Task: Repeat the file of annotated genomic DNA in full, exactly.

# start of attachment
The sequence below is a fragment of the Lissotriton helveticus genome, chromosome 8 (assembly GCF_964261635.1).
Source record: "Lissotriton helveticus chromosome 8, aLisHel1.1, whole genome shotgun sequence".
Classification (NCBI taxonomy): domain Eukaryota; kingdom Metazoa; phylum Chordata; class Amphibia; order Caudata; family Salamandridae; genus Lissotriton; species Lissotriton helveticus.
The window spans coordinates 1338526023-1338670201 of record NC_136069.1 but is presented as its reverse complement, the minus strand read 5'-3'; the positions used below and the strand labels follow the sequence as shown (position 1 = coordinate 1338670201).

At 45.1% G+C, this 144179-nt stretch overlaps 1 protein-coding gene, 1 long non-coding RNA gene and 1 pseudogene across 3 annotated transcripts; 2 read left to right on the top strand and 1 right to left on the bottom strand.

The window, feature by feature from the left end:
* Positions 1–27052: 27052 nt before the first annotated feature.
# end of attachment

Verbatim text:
The sequence below is a fragment of the Lissotriton helveticus genome, chromosome 8 (assembly GCF_964261635.1).
Source record: "Lissotriton helveticus chromosome 8, aLisHel1.1, whole genome shotgun sequence".
Classification (NCBI taxonomy): domain Eukaryota; kingdom Metazoa; phylum Chordata; class Amphibia; order Caudata; family Salamandridae; genus Lissotriton; species Lissotriton helveticus.
The window spans coordinates 1338526023-1338670201 of record NC_136069.1 but is presented as its reverse complement, the minus strand read 5'-3'; the positions used below and the strand labels follow the sequence as shown (position 1 = coordinate 1338670201).

At 45.1% G+C, this 144179-nt stretch overlaps 1 protein-coding gene, 1 long non-coding RNA gene and 1 pseudogene across 3 annotated transcripts; 2 read left to right on the top strand and 1 right to left on the bottom strand.

The window, feature by feature from the left end:
* Positions 1–27052: 27052 nt before the first annotated feature.